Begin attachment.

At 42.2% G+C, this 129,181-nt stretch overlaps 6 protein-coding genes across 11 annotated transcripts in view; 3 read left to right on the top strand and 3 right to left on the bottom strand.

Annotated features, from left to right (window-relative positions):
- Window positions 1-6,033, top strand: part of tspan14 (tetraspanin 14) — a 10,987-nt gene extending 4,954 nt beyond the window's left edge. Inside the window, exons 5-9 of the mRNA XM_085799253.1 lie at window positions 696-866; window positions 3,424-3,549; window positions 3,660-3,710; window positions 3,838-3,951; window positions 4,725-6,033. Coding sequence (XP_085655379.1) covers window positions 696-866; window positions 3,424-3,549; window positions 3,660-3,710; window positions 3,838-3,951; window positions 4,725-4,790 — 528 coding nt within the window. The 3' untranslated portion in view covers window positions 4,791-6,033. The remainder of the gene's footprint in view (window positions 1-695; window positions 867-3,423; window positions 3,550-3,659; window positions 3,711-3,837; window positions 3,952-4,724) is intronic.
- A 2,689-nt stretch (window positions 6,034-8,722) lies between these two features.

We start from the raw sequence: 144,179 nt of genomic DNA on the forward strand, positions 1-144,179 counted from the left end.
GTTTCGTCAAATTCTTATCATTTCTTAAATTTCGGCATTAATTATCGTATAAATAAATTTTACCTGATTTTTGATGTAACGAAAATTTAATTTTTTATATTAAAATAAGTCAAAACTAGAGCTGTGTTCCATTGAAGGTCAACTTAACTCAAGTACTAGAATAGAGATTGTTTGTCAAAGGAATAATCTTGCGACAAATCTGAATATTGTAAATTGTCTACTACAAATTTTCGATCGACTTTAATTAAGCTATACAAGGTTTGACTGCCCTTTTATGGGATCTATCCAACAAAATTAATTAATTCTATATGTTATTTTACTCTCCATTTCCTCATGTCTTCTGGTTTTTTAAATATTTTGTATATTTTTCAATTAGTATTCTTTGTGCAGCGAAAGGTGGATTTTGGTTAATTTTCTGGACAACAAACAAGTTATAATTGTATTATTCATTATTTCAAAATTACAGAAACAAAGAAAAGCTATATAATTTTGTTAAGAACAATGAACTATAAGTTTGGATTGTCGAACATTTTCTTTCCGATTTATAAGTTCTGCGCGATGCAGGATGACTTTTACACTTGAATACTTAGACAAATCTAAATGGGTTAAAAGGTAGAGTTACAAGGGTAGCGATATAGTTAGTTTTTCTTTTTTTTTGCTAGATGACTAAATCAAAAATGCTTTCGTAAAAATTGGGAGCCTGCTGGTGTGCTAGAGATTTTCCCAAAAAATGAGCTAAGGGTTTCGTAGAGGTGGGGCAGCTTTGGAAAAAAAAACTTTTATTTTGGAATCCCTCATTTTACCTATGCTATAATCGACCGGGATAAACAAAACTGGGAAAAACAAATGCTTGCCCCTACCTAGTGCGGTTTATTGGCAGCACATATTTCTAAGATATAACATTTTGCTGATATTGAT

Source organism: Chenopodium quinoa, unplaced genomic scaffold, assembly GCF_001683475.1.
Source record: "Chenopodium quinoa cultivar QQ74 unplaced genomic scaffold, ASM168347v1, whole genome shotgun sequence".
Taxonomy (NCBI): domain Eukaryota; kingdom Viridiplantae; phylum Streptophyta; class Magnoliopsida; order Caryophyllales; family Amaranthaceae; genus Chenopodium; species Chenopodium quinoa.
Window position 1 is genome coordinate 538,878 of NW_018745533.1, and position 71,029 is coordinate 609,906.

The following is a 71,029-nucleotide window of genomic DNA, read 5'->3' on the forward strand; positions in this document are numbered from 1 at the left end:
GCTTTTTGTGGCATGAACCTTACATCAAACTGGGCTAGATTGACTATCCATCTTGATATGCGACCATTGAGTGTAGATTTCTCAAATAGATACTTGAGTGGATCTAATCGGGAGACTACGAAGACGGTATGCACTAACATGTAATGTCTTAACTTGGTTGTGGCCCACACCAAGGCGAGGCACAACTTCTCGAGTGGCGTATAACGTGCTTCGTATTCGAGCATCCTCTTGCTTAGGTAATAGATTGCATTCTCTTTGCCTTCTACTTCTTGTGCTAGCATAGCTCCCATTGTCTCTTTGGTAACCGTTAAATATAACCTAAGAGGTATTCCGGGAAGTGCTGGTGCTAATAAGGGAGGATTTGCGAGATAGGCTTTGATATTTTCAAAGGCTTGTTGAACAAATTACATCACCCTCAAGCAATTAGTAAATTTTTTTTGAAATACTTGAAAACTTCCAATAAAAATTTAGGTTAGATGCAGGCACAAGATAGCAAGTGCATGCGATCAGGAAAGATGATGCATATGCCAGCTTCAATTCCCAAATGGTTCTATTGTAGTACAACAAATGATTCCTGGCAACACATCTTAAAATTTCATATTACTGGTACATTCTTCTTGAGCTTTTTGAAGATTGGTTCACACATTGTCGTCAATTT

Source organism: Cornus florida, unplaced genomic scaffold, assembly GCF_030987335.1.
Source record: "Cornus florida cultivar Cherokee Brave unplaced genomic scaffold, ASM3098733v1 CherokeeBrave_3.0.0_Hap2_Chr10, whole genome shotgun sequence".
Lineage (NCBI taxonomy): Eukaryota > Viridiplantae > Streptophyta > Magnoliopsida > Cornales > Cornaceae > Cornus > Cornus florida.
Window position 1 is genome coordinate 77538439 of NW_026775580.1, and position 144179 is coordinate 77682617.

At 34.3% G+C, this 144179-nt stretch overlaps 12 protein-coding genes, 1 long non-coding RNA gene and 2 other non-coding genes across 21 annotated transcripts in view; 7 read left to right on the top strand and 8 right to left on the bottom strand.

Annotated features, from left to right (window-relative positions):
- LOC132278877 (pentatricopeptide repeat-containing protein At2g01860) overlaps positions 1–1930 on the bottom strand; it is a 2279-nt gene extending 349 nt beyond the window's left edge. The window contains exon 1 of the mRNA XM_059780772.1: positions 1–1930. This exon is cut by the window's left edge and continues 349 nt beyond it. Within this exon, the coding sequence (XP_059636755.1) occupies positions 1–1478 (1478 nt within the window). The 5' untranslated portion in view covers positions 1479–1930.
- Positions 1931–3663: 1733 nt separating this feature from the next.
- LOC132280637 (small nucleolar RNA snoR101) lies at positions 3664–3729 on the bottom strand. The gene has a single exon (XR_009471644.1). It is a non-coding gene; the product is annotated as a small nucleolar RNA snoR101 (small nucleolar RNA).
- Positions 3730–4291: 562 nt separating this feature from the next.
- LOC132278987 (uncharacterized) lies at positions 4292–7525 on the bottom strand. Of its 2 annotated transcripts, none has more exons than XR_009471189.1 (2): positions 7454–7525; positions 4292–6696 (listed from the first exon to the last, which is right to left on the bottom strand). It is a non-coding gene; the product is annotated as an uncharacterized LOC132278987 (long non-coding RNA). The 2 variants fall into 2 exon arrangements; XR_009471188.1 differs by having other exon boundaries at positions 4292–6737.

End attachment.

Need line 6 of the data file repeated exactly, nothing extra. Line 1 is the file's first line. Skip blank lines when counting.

GTTTCGTCAAATTCTTATCATTTCTTAAATTTCGGCATTAATTATCGTATAAATAAATTTTACCTGATTTTTGATGTAACGAAAATTTAATTTTTTATATTAAAATAAGTCAAAACTAGAGCTGTGTTCCATTGAAGGTCAACTTAACTCAAGTACTAGAATAGAGATTGTTTGTCAAAGGAATAATCTTGCGACAAATCTGAATATTGTAAATTGTCTACTACAAATTTTCGATCGACTTTAATTAAGCTATACAAGGTTTGACTGCCCTTTTATGGGATCTATCCAACAAAATTAATTAATTCTATATGTTATTTTACTCTCCATTTCCTCATGTCTTCTGGTTTTTTAAATATTTTGTATATTTTTCAATTAGTATTCTTTGTGCAGCGAAAGGTGGATTTTGGTTAATTTTCTGGACAACAAACAAGTTATAATTGTATTATTCATTATTTCAAAATTACAGAAACAAAGAAAAGCTATATAATTTTGTTAAGAACAATGAACTATAAGTTTGGATTGTCGAACATTTTCTTTCCGATTTATAAGTTCTGCGCGATGCAGGATGACTTTTACACTTGAATACTTAGACAAATCTAAATGGGTTAAAAGGTAGAGTTACAAGGGTAGCGATATAGTTAGTTTTTCTTTTTTTTTGCTAGATGACTAAATCAAAAATGCTTTCGTAAAAATTGGGAGCCTGCTGGTGTGCTAGAGATTTTCCCAAAAAATGAGCTAAGGGTTTCGTAGAGGTGGGGCAGCTTTGGAAAAAAAAACTTTTATTTTGGAATCCCTCATTTTACCTATGCTATAATCGACCGGGATAAACAAAACTGGGAAAAACAAATGCTTGCCCCTACCTAGTGCGGTTTATTGGCAGCACATATTTCTAAGATATAACATTTTGCTGATATTGAT